In today’s world, business-to-business and business-to-consumer communications and transactions, include both unstructured and structured data. Structured data is generally numerical and can be easily searched. Examples would include spreadsheets or databases. Unstructured data, on the other hand, are graphical, textual and image-based documents (scans, photos, videos). These are considered unstructured because they are primarily handled by viewing and cannot easily be searched through computer means.
With AI advances, unstructured data may eventually be more efficiently handled, but in today’s world, human viewing is still the norm. Therefore, the need to have a human interface for information review rests on viewers of various kinds. The most popular viewers today are internet browsers, but specialized viewers for Adobe Acrobat documents, MS Office documents and photos and videos are still very important.
A Document Viewer for All Occasions
However, it is clearly evident that “one size fits all” is not valid for the business world where the review and handling of documents and images requires accuracy, speed and security. Additionally, many applications have specialized viewing needs that ideally are best served through viewers that are customized for their particular purpose.
For example, 1,000+-page PDF documents with notes and bookmarks viewed on a computer monitor are probably best handled by a different viewer than three-page financial documents that are scanned to PDF or TIFF and viewed on a tablet. Similarly, if the documents are drawn from a specialized repository compared to simple documents downloaded from the web via an internet browser, all kinds of specialized interfaces may be needed to ensure security and completeness.
If you’re working with a document repository for insurance claims handling, mortgage applications, shipment processing, or medical records, each have unique requirements that make working with them more efficient and secure. Many other examples abound.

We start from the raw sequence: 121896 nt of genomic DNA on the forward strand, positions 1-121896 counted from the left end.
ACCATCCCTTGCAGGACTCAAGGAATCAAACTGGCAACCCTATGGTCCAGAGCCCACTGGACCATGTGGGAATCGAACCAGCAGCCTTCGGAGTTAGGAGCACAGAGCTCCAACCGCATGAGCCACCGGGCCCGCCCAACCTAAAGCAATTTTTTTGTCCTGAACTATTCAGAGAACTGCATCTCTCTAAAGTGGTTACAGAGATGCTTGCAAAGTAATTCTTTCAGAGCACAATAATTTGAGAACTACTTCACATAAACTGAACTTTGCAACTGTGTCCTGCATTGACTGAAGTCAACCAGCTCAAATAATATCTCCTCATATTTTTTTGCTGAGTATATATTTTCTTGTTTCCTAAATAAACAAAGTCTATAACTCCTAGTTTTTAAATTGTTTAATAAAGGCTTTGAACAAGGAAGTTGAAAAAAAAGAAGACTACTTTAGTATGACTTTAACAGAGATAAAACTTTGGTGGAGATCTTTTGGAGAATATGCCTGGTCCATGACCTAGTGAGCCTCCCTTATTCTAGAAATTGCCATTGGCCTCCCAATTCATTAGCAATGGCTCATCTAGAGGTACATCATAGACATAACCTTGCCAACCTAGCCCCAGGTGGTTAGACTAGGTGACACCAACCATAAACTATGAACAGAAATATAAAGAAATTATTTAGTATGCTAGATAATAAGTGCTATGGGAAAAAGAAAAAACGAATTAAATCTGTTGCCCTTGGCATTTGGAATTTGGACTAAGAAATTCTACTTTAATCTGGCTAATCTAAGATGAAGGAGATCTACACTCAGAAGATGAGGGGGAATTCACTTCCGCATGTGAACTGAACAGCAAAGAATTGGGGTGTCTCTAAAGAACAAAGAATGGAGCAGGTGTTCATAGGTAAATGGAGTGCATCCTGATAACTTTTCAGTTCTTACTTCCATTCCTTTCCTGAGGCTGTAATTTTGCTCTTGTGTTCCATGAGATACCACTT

Historically, document repositories relied on Adobe Acrobat and MS Word applications to view retrieved documents. Over the years, specialized viewers (including Snowbound’s VirtualViewer) that handle both formats, as well as JPEG’s and TIFFs, became more common and provided the benefit of a single “universal viewer”.
But technology never sleeps and demands have since become more sophisticated. Not only do documents have to be visible, but associated data including annotations, notes, watermarks, bookmarks and thumbnails need to be managed and interacted with. The older viewers, if they haven’t kept up, can’t do this. And if an application developer wants to present the best possible experience to their users, it is best to offer a specialized viewer. That implies a viewer built into the application that will support all the content and all the use cases on a host of platforms, whether computers, tablets or smartphones.
Why You Want a Good Viewer for Your Product
Enter an OEM viewer. That’s a viewer purchased by an application provider that supports the above and is integrated carefully into the application so that it appears seamless to the user.
But most applications differ in their requirements. To avoid the frustration of users getting a document that they can’t work with, selecting a viewer that supports multiple document formats (PDF, Word, JPEG, TIFF, faxes, scans, etc.), as well as powerful features (annotations, watermarks, document notes) all while addressing the differences between computer users and mobile users ensures greater customer satisfaction and fewer support calls. Very few viewers do all that in a package that can be easily integrated into most applications. And easy integration means engineering-friendly interfaces that easily engage to the application that needs them.
There’s a lot that can go on under the hood. Choose and test carefully. Find a vendor that understands OEM requirements and has lots of experience serving that industry. And don’t forget to check Snowbound’s VirtualViewer.